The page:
7 | bne x13,x15,0xffffffe6 | Scalar | M:v0:0,v0:1 | . |

Cycle | Instruction issued | Unit | VMAC:M | VLOAD:L |
---|---|---|---|---|

0 | vle8.v v8,(x28) | VLOAD | M:v1:0,v1:1 | L:v8:0 |

1 | c.addi x28,0x10 | Scalar | M:v2:0,v2:1 | L:v8:1 |

2 | lb x7,(x13) | Scalar | M:v3:0,v3:1 | . |

3 | vwmacc.vx v0,x7,v8 | VMAC | . | . |

4 | c.addi x13,0x1 | Scalar | . | . |

5 | lb x8,(x5) | Scalar | . | . |

6 | c.addi x5,0x1 | Scalar | . | . |

7 | vwmacc.vx v4,x8,v8 | VMAC | . | . |

8 | bne x13,x15,0xffffffe6 | Scalar | M:v0:0,v0:1 | . |

Cycle | Instruction issued | Unit | VMAC:M | VLOAD:L |
---|---|---|---|---|

0 | vle8.v v16,(x28) | VLOAD | M:v5:0,v5:1 | L:v16:0 |

1 | addi x28,x28,0x20 | Scalar | M:v6:0,v6:1 | L:v16:1 |

2 | lh x7,(x13) | Scalar | M:v7:0,v7:1 | L:v17:0 |

3 | - - | - | M:v8:0,v8:1 | L:v17:1 |

4 | - - | - | M:v9:0,v9:1 | L:v18:0 |

5 | - - | - | M:v10:0,v10:1 | L:v18:1 |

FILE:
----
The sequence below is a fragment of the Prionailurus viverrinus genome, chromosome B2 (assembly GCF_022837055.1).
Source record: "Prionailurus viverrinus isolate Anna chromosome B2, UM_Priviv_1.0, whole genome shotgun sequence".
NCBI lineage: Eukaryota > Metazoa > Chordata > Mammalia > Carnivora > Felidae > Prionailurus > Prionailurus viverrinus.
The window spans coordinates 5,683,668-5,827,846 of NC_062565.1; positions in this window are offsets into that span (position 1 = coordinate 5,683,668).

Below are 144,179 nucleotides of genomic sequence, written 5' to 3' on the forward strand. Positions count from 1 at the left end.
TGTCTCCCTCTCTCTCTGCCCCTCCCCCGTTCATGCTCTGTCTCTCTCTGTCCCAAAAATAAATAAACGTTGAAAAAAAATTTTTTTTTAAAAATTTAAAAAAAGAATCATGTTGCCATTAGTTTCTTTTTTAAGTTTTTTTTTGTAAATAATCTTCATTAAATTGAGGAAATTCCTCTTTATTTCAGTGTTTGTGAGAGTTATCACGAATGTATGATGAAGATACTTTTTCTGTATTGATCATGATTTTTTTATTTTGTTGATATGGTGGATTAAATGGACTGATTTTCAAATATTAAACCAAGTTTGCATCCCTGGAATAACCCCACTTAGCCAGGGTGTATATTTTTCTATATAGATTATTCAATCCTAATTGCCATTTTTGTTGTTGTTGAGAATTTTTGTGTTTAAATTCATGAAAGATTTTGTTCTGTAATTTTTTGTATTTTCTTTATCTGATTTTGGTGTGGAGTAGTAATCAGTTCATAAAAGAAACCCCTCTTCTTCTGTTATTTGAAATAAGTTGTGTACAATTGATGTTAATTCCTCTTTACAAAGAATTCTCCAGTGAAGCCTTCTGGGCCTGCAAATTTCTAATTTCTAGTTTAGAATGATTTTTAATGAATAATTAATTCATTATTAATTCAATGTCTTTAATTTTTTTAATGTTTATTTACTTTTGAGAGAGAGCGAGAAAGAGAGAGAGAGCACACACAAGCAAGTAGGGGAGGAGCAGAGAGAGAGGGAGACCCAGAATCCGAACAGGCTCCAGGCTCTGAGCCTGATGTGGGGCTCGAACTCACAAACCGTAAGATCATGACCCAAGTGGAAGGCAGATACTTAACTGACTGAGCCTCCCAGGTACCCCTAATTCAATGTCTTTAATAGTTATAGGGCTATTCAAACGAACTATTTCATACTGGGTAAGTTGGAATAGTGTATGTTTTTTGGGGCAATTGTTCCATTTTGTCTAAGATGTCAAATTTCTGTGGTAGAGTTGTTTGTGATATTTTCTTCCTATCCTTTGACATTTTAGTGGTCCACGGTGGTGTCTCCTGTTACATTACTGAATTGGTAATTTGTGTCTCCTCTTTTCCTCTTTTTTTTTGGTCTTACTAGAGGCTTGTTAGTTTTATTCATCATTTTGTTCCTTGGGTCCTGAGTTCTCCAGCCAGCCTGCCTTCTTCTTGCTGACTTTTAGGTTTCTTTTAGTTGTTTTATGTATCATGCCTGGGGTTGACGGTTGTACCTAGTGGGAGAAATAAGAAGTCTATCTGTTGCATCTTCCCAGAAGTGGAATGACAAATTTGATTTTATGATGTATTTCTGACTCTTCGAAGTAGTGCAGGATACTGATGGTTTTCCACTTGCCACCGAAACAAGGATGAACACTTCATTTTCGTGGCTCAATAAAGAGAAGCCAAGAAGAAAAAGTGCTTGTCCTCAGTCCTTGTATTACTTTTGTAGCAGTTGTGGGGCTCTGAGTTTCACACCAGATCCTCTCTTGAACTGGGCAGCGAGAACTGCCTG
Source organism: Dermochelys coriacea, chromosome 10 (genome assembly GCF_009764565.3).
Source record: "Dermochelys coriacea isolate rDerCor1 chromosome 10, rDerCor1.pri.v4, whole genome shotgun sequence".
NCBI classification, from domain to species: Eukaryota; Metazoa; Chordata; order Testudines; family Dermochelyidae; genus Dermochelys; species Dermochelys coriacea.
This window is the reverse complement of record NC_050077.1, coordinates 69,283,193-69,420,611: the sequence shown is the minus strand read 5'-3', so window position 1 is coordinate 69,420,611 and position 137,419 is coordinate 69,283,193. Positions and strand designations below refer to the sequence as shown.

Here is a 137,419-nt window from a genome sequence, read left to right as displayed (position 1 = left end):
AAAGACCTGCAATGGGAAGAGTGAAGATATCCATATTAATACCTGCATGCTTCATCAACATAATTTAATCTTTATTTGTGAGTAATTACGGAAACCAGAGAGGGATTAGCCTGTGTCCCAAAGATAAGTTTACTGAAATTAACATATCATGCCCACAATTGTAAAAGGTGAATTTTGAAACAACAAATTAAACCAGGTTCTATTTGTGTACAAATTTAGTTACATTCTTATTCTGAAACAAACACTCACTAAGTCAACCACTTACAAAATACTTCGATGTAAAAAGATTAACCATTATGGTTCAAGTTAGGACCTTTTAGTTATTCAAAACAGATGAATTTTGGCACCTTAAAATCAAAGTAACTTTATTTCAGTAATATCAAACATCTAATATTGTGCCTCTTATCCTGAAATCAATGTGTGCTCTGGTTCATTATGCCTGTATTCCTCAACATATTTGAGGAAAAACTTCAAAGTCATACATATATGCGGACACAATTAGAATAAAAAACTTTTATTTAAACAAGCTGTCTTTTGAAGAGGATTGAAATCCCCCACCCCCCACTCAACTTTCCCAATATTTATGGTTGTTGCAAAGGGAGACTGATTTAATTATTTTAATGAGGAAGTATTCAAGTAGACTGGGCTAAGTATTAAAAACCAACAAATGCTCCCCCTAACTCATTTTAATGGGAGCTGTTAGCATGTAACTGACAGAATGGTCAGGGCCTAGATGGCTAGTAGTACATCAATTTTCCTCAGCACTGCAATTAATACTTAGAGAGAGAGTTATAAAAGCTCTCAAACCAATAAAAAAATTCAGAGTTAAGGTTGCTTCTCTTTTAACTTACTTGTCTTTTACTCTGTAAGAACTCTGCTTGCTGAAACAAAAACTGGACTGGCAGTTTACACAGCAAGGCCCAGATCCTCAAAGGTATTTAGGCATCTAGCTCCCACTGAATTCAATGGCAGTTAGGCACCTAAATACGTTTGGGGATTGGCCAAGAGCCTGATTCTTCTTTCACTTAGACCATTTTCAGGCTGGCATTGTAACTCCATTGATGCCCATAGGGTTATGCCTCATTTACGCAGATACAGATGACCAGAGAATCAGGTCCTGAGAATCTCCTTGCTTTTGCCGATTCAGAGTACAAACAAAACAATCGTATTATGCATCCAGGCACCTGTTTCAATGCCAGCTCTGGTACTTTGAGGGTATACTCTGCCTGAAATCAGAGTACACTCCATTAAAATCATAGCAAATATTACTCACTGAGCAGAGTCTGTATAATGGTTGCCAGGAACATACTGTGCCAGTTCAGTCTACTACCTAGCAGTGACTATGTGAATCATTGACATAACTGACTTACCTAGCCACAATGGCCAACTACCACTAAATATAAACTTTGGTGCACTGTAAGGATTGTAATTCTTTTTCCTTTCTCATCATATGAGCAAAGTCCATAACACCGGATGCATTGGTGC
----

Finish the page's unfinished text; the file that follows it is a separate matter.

6 | vwmacc.vx v0,x7,v16 | VMAC | M:v11:0,v11:1 | L:v19:0 |

7 | c.addi x13,0x2 | Scalar | M:v12:0,v12:1 | L:v19:1 |

8 | lh x8,(x5) | Scalar | M:v13:0,v13:1 | . |

9 | c.addi x5,0x2 | Scalar | M:v14:0,v14:1 | . |

10 | - - | - | M:v15:0,v15:1 | . |

11 | - - | - | M:v0:0,v0:1 | . |

12 | - - | - | M:v1:0,v1:1 | . |

13 | - - | - | M:v2:0,v2:1 | . |

14 | vwmacc.vx v8,x8,v16 | VMAC | M:v3:0,v3:1 | . |

15 | bne x13,x15,0xffffffe4 | Scalar | M:v4:0,v4:1 | . |

Summarizing, while RVV 1.0 32 vector registers provide ample margin, 10 vector registers is almost as good for this kernel. Also note that $2\times VLEN\cdot 4$ tile size might be impractical for some applications: in small embedded applications one is often dealing with smaller matrices. And for e.g. 8-bit data $2\times VLEN\cdot 4$ (2x32 elements) might be too wide a tile.